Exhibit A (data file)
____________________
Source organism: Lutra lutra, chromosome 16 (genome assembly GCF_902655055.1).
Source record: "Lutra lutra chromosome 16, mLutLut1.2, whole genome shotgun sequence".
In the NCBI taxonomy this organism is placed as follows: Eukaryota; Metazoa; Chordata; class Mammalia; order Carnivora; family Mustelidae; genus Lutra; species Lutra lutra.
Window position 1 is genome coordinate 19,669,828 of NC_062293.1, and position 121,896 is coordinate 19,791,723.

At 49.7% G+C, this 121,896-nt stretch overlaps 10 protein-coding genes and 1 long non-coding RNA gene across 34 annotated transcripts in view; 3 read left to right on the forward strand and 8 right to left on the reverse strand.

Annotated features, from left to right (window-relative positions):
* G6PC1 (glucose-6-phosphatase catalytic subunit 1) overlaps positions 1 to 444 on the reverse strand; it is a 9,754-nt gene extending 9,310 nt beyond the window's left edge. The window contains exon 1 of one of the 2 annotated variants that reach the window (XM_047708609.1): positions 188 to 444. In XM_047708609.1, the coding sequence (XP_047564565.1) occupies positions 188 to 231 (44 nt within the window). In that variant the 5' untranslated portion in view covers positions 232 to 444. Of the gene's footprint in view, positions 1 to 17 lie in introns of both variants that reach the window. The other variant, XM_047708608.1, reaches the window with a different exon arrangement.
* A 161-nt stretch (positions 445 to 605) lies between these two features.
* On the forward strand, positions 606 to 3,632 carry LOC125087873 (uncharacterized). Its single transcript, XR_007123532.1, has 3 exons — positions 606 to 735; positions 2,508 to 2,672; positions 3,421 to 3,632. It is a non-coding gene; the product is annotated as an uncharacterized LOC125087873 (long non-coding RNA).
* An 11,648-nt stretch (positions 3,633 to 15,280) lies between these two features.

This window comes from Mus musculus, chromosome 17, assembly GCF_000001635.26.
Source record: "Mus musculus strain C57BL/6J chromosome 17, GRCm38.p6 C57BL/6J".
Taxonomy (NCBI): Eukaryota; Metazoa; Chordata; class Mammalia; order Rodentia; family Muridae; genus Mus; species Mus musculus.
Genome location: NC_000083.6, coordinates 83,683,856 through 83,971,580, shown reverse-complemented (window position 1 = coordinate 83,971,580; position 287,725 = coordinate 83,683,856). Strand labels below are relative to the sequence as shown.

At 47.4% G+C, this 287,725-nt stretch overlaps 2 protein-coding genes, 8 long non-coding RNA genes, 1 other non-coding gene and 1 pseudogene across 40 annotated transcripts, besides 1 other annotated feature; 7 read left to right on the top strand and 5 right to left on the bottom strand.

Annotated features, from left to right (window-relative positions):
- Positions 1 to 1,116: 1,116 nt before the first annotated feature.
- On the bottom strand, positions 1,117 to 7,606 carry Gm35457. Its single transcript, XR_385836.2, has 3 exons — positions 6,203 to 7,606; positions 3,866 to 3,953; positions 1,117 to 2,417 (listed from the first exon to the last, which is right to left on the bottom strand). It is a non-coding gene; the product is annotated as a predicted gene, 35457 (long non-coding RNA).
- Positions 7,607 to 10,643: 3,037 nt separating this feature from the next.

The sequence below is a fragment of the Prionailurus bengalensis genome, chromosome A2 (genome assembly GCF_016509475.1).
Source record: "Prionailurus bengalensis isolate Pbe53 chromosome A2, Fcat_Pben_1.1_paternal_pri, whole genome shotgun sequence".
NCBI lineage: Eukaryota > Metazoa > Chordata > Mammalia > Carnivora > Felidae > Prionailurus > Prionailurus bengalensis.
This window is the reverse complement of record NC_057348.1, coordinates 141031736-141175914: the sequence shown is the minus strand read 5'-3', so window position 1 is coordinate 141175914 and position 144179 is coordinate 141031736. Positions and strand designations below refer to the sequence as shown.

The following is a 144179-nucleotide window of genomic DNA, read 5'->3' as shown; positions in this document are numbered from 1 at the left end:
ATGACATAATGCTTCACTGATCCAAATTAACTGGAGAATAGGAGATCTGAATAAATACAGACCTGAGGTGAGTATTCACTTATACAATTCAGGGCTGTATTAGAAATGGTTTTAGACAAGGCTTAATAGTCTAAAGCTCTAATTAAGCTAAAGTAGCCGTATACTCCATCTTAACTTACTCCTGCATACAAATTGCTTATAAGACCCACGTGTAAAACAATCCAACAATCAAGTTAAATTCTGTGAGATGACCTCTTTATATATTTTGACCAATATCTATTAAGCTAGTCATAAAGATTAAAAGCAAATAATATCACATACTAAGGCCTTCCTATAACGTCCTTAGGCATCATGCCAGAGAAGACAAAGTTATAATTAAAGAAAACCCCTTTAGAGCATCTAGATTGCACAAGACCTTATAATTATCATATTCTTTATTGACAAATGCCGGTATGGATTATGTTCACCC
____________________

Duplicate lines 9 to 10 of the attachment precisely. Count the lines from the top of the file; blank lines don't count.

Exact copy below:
* On the forward strand, positions 606 to 3,632 carry LOC125087873 (uncharacterized). Its single transcript, XR_007123532.1, has 3 exons — positions 606 to 735; positions 2,508 to 2,672; positions 3,421 to 3,632. It is a non-coding gene; the product is annotated as an uncharacterized LOC125087873 (long non-coding RNA).
* An 11,648-nt stretch (positions 3,633 to 15,280) lies between these two features.